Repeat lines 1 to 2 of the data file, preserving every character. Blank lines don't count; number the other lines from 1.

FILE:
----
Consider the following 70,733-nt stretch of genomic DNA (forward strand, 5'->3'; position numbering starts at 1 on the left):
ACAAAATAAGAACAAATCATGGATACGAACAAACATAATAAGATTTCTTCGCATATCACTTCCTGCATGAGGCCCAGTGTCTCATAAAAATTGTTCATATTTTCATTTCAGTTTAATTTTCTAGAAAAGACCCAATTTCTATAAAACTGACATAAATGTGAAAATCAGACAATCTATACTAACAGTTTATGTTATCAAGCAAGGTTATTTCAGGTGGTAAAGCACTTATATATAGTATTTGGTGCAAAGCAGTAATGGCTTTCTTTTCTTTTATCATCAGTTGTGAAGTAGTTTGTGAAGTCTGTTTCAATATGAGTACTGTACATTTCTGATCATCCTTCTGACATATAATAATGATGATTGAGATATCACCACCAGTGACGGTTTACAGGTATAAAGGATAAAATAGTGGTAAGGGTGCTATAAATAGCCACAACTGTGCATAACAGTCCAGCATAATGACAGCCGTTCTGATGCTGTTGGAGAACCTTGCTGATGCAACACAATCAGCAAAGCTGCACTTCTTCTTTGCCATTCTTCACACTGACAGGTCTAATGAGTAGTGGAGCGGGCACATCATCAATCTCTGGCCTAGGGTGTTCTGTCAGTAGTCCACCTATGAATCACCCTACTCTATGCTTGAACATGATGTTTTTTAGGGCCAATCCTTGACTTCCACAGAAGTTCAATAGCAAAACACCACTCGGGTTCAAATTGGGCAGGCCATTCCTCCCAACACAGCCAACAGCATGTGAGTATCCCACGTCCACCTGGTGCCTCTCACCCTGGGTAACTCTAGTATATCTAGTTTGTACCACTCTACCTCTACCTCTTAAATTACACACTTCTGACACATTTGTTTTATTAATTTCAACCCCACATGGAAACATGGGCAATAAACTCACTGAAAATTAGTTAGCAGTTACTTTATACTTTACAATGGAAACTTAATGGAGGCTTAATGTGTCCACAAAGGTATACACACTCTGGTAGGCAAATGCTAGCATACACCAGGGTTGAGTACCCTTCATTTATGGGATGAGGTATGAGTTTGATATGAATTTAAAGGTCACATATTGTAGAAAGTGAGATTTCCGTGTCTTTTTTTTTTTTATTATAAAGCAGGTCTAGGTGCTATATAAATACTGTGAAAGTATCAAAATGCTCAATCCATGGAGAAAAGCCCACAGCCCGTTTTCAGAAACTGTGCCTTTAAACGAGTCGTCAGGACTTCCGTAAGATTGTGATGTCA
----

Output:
Consider the following 70,733-nt stretch of genomic DNA (forward strand, 5'->3'; position numbering starts at 1 on the left):
ACAAAATAAGAACAAATCATGGATACGAACAAACATAATAAGATTTCTTCGCATATCACTTCCTGCATGAGGCCCAGTGTCTCATAAAAATTGTTCATATTTTCATTTCAGTTTAATTTTCTAGAAAAGACCCAATTTCTATAAAACTGACATAAATGTGAAAATCAGACAATCTATACTAACAGTTTATGTTATCAAGCAAGGTTATTTCAGGTGGTAAAGCACTTATATATAGTATTTGGTGCAAAGCAGTAATGGCTTTCTTTTCTTTTATCATCAGTTGTGAAGTAGTTTGTGAAGTCTGTTTCAATATGAGTACTGTACATTTCTGATCATCCTTCTGACATATAATAATGATGATTGAGATATCACCACCAGTGACGGTTTACAGGTATAAAGGATAAAATAGTGGTAAGGGTGCTATAAATAGCCACAACTGTGCATAACAGTCCAGCATAATGACAGCCGTTCTGATGCTGTTGGAGAACCTTGCTGATGCAACACAATCAGCAAAGCTGCACTTCTTCTTTGCCATTCTTCACACTGACAGGTCTAATGAGTAGTGGAGCGGGCACATCATCAATCTCTGGCCTAGGGTGTTCTGTCAGTAGTCCACCTATGAATCACCCTACTCTATGCTTGAACATGATGTTTTTTAGGGCCAATCCTTGACTTCCACAGAAGTTCAATAGCAAAACACCACTCGGGTTCAAATTGGGCAGGCCATTCCTCCCAACACAGCCAACAGCATGTGAGTATCCCACGTCCACCTGGTGCCTCTCACCCTGGGTAACTCTAGTATATCTAGTTTGTACCACTCTACCTCTACCTCTTAAATTACACACTTCTGACACATTTGTTTTATTAATTTCAACCCCACATGGAAACATGGGCAATAAACTCACTGAAAATTAGTTAGCAGTTACTTTATACTTTACAATGGAAACTTAATGGAGGCTTAATGTGTCCACAAAGGTATACACACTCTGGTAGGCAAATGCTAGCATACACCAGGGTTGAGTACCCTTCATTTATGGGATGAGGTATGAGTTTGATATGAATTTAAAGGTCACATATTGTAGAAAGTGAGATTTCCGTGTCTTTTTTTTTTTTATTATAAAGCAGGTCTAGGTGCTATATAAATACTGTGAAAGTATCAAAATGCTCAATCCATGGAGAAAAGCCCACAGCCCGTTTTCAGAAACTGTGCCTTTAAACGAGTCGTCAGGACTTCCGTAAGATTGTGATGTCA